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Assessment and Identity
Gordon Stobart
Institute of Education
University of London
The power of assessment
Unspeakably more depends on what things are
called than on what they are … creating new
names and assessments and apparent truths is
enough to create new ‘things’.
(Friedrich Nietzsche, 1887)
The individual in contemporary society is not so
much described by tests as constructed by them.
(Allan Hanson, 1994)
Assumptions
Assessment is a value-laden social activity, and
there is no such thing as ‘culture-free’
assessment.
Assessment does not objectively measure what is
already there, but rather creates and shapes what
is measured – it is capable of ‘making up people’.
Assessment impacts directly on what and how we
learn, and can undermine or encourage effective
learning.
Creating learners: the case of Hannah
HANNAH: I’m really scared about the SATs. Mrs O’Brien [a
teacher at the school] came in and talked to us about our
spelling and I’m no good at spelling and David [the class
teacher] is giving us times tables tests every morning and I’m
hopeless at times tables so I’m frightened I’ll do the SATS and
I’ll be a nothing.
DIANE: I don’t understand, Hannah. You can’t be a nothing.
HANNAH: Yes, you can ’cos you have to get a level like a level 4 or
level 5 and if you’re no good at spellings and times tables you
don’t get those levels and so you’re a nothing.
DIANE: I’m sure that’s not right.
HANNAH: Yes it is ’cos that’s what Mrs O’Brien was saying.
(Reay and Wiliam, 1999, p. 345)
Creating learners: the case of Ruth
Learning the formula for each exam and practising it
endlessly. I got an A1 in English because I knew exactly what
was required in each question. I learned off the sample
answers provided by the examiners and I knew how much
information was required and in what format in every section
of the paper. That’s how you do well in these examinations…
There’s no point in knowing about stuff that is not going to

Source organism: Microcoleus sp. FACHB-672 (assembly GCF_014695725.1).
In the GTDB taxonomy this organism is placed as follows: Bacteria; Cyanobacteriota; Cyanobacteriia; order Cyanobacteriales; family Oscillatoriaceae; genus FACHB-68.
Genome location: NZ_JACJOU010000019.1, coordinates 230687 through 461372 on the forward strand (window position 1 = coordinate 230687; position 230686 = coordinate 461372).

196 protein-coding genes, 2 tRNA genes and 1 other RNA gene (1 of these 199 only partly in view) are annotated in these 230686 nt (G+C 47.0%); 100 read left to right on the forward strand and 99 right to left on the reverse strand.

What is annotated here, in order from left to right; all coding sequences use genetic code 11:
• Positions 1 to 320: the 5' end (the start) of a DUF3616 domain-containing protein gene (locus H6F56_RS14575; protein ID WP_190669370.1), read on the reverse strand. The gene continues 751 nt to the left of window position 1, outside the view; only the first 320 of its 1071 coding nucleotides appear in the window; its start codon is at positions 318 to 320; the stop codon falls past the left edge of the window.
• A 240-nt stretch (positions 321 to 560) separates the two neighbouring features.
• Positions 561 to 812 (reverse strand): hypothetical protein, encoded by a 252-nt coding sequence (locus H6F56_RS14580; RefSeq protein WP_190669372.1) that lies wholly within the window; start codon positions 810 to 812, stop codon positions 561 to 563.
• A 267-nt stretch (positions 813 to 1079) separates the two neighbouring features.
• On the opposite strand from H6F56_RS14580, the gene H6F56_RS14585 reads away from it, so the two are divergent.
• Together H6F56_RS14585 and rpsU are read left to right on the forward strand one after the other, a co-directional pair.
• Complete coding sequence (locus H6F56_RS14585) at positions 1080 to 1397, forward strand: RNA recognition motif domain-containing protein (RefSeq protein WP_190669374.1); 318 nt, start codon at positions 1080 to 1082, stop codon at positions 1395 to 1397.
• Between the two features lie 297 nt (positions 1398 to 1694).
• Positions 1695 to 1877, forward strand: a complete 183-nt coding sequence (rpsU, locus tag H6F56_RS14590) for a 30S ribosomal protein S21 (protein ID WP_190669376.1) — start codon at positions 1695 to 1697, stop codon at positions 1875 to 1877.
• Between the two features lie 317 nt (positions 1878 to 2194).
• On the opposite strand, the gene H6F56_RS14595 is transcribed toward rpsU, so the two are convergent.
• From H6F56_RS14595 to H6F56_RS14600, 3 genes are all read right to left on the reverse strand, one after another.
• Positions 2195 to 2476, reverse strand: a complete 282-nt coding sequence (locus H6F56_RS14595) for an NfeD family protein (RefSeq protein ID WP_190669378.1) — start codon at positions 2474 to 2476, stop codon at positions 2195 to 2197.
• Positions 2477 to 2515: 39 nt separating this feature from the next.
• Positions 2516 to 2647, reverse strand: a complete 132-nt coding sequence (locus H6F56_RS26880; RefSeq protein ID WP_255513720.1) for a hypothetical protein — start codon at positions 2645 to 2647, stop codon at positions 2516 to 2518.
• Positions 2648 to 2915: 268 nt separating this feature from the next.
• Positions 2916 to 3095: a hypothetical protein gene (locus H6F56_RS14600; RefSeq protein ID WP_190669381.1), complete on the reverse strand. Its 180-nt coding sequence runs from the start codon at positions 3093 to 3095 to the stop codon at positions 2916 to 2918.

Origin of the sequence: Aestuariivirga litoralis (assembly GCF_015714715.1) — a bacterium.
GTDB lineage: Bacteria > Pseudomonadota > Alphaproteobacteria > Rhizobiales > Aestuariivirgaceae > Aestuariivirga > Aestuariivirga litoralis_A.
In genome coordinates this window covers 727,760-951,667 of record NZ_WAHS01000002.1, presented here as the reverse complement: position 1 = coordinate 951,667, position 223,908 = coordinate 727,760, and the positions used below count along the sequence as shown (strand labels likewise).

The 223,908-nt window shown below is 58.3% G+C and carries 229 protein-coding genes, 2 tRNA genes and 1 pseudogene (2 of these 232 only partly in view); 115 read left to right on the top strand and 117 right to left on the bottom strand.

come up in the exams. I was always frustrated by teachers
who would say ‘You don’t need to know this for the exams but
I’ll tell you anyway’. I wanted my A1 – what’s the point of
learning material that won’t come up in the exams?
Making up people
‘sometimes our sciences create kinds of people that in
a sense did not exist before. This is making up
people’ (Hacking, 2006)
The example of Multiple Personality Disorder (now the
Dissociative Identity Disorder),
1 Classification. This behaviour was quickly associated with a
‘disorder’.
2 The people. These are the unhappy/inadequate individuals
who will express this identity (or fortunate individuals in the
case of ‘genius’).
3 The institutions. Clinics, training programmes and international
conferences address the disorder.
4 Knowledge. from the institutions and from popular knowledge.
5 Experts. These generate the knowledge, judge its validity and
use it in practice.
Hacking’s ten engines of discovery
1. Count,
2. Quantify,
3. CreateNorms,
4. Correlate,
5. Medicalise,
6. Biologise,
7. Geneticise,
8. Normalise,
9. Bureaucratise,
10. Reclaim our identity
The case of IQ testing
1. Count, - scores (Binet, Galton)
2. Quantify, normal distribution curve (Galton)
3. Create Norms, (Mental Age; 100, SD 15)
4. Correlate, with success (Spearman)
5. Medicalise, (terminology – imbecile, moron etc)
6. Biologise, location (energy/complexity/reaction)
7. Geneticise innate and fixed (Burt)
8. Normalise, tripartite education (Burt)
9. Bureaucratise, 11+
10. Reclaim our identity comprehensive movement? (NI)
The problem with ability...
• [ability] acts as an unrecognised version of
‘intelligence’ and ‘IQ’. If we were to substitute ‘IQ’ for
‘ability’ many alarm bells would ring that currently
remain silent because ‘ability’ acts as an untainted yet
powerful reconstitution of all the beliefs previously
wrapped up terms such as intelligence.
(Gillborn and Udell, 2001,p.81)
• ability labelling “exerts an active, powerful force within
school and classroom processes, helping to create the
very disparities of achievement that it purports to
explain”
(Hart et al., 2004, p.21)
Other examples of creating
learners
1. Multiple and Emotional Intelligences
2. Learning Styles: VAKT, Deep, Surface and
Strategic learners
Construct issues – validity and naming
Assessment issues – unreliability & overinterpretation
Reclaiming assessment
• Step 1: limit assessment ambitions, focus on
achievement
• Step 2: interpret results more cautiously
• Step 3: acknowledge the context
• Step 4: recognise the importance of interaction
• Step 5: create sustainable assessment:
Boud’s double duty of assessment ‘any assessment
act must also contribute in some way to learning
beyond the immediate task … assessment that
meets the needs of the present and prepares
students to meet their own future needs’
Becoming responsible for who we are
‘A theory of education has to spell out how children take
on responsibilities for learning and how one, whether
teacher or learner, goes about judging whether those
responsibilities have been met. … Teachers are
notoriously disposed to explain children’s success in
terms of putative abilities and learning styles rather
than on the conditions that make learning easy or
difficult’.
‘agency, intentionality and responsibility could become
the central features of a psychology that has special
relevance for education. Abilities, traits and
dispositions can be left to find a new place in the
natural sciences or else relegated to the dust-bin of
history’ (Olson, 2006, p. 43).
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